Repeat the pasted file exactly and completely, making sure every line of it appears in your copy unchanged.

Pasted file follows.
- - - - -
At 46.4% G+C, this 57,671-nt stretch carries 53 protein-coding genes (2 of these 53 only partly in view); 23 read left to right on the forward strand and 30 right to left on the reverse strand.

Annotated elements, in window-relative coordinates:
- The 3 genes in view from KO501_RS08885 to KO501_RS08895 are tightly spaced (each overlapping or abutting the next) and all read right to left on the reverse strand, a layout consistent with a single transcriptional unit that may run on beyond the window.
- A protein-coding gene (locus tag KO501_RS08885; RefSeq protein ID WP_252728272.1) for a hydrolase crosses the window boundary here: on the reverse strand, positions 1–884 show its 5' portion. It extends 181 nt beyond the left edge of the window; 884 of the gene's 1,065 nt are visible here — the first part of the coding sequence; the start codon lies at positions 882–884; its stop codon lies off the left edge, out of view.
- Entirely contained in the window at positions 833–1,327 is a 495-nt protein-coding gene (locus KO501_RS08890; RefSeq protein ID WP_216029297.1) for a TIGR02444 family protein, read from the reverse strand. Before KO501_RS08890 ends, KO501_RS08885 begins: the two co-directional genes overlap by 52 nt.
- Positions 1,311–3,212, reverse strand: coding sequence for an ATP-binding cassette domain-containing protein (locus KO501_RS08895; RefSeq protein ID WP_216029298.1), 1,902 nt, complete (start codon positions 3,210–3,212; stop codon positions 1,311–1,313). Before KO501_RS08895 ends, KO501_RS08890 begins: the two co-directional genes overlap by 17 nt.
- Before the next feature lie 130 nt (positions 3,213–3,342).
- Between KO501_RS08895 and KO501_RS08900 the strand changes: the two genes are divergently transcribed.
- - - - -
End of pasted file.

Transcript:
At 46.4% G+C, this 57,671-nt stretch carries 53 protein-coding genes (2 of these 53 only partly in view); 23 read left to right on the forward strand and 30 right to left on the reverse strand.

Annotated elements, in window-relative coordinates:
- The 3 genes in view from KO501_RS08885 to KO501_RS08895 are tightly spaced (each overlapping or abutting the next) and all read right to left on the reverse strand, a layout consistent with a single transcriptional unit that may run on beyond the window.
- A protein-coding gene (locus tag KO501_RS08885; RefSeq protein ID WP_252728272.1) for a hydrolase crosses the window boundary here: on the reverse strand, positions 1–884 show its 5' portion. It extends 181 nt beyond the left edge of the window; 884 of the gene's 1,065 nt are visible here — the first part of the coding sequence; the start codon lies at positions 882–884; its stop codon lies off the left edge, out of view.
- Entirely contained in the window at positions 833–1,327 is a 495-nt protein-coding gene (locus KO501_RS08890; RefSeq protein ID WP_216029297.1) for a TIGR02444 family protein, read from the reverse strand. Before KO501_RS08890 ends, KO501_RS08885 begins: the two co-directional genes overlap by 52 nt.
- Positions 1,311–3,212, reverse strand: coding sequence for an ATP-binding cassette domain-containing protein (locus KO501_RS08895; RefSeq protein ID WP_216029298.1), 1,902 nt, complete (start codon positions 3,210–3,212; stop codon positions 1,311–1,313). Before KO501_RS08895 ends, KO501_RS08890 begins: the two co-directional genes overlap by 17 nt.
- Before the next feature lie 130 nt (positions 3,213–3,342).
- Between KO501_RS08895 and KO501_RS08900 the strand changes: the two genes are divergently transcribed.